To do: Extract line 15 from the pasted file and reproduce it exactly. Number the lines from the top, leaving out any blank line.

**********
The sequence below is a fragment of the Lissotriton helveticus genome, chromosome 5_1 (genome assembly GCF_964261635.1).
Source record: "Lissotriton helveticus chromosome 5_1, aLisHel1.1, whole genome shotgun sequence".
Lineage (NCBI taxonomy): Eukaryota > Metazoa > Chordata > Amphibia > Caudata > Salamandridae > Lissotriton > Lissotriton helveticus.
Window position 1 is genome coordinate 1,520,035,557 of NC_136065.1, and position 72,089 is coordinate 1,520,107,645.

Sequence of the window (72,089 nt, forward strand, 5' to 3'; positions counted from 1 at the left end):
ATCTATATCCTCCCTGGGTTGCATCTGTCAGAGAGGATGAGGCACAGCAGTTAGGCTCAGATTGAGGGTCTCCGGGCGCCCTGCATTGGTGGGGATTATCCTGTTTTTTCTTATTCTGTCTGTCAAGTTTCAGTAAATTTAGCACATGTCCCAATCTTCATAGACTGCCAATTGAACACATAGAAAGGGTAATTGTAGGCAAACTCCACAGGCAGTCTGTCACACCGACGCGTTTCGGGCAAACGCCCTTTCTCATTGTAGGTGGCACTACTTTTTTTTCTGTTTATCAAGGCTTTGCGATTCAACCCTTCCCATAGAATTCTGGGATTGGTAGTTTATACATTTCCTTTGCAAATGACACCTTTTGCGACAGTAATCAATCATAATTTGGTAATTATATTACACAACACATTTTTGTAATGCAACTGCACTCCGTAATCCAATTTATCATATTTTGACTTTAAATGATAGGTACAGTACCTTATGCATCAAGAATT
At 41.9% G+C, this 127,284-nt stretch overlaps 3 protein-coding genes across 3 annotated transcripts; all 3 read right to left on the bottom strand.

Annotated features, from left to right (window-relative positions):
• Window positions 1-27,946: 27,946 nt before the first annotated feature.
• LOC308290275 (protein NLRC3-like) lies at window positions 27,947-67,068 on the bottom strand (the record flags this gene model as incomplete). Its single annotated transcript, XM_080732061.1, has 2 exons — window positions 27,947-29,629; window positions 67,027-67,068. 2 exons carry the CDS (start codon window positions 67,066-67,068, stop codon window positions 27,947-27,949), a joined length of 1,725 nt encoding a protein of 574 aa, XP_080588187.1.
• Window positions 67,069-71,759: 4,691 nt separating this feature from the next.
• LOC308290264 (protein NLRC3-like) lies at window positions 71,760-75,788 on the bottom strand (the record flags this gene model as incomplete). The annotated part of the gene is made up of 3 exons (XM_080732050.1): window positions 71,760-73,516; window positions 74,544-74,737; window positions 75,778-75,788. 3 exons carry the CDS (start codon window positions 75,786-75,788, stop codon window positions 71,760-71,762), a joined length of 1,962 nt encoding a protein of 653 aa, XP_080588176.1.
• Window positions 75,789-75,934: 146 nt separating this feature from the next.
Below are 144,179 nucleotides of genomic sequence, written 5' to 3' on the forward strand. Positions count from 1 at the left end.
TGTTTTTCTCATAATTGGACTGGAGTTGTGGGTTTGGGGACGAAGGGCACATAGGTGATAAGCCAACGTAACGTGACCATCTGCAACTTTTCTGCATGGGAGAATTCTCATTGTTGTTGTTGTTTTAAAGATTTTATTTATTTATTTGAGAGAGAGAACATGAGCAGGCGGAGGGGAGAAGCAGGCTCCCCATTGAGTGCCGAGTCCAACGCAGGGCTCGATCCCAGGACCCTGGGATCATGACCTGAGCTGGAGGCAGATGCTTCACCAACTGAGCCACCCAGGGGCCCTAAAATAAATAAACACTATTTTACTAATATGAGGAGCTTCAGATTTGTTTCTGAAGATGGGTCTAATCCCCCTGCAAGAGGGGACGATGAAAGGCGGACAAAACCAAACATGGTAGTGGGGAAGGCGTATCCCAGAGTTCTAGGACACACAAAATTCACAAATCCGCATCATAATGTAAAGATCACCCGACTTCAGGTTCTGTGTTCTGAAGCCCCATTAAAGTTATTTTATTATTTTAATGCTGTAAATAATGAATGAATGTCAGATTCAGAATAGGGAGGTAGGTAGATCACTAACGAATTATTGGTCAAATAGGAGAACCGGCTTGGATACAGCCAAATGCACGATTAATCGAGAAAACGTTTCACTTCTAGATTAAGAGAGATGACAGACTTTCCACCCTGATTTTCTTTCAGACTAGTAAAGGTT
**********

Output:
TGTTTTTCTCATAATTGGACTGGAGTTGTGGGTTTGGGGACGAAGGGCACATAGGTGATAAGCCAACGTAACGTGACCATCTGCAACTTTTCTGCATGGGAGAATTCTCATTGTTGTTGTTGTTTTAAAGATTTTATTTATTTATTTGAGAGAGAGAACATGAGCAGGCGGAGGGGAGAAGCAGGCTCCCCATTGAGTGCCGAGTCCAACGCAGGGCTCGATCCCAGGACCCTGGGATCATGACCTGAGCTGGAGGCAGATGCTTCACCAACTGAGCCACCCAGGGGCCCTAAAATAAATAAACACTATTTTACTAATATGAGGAGCTTCAGATTTGTTTCTGAAGATGGGTCTAATCCCCCTGCAAGAGGGGACGATGAAAGGCGGACAAAACCAAACATGGTAGTGGGGAAGGCGTATCCCAGAGTTCTAGGACACACAAAATTCACAAATCCGCATCATAATGTAAAGATCACCCGACTTCAGGTTCTGTGTTCTGAAGCCCCATTAAAGTTATTTTATTATTTTAATGCTGTAAATAATGAATGAATGTCAGATTCAGAATAGGGAGGTAGGTAGATCACTAACGAATTATTGGTCAAATAGGAGAACCGGCTTGGATACAGCCAAATGCACGATTAATCGAGAAAACGTTTCACTTCTAGATTAAGAGAGATGACAGACTTTCCACCCTGATTTTCTTTCAGACTAGTAAAGGTT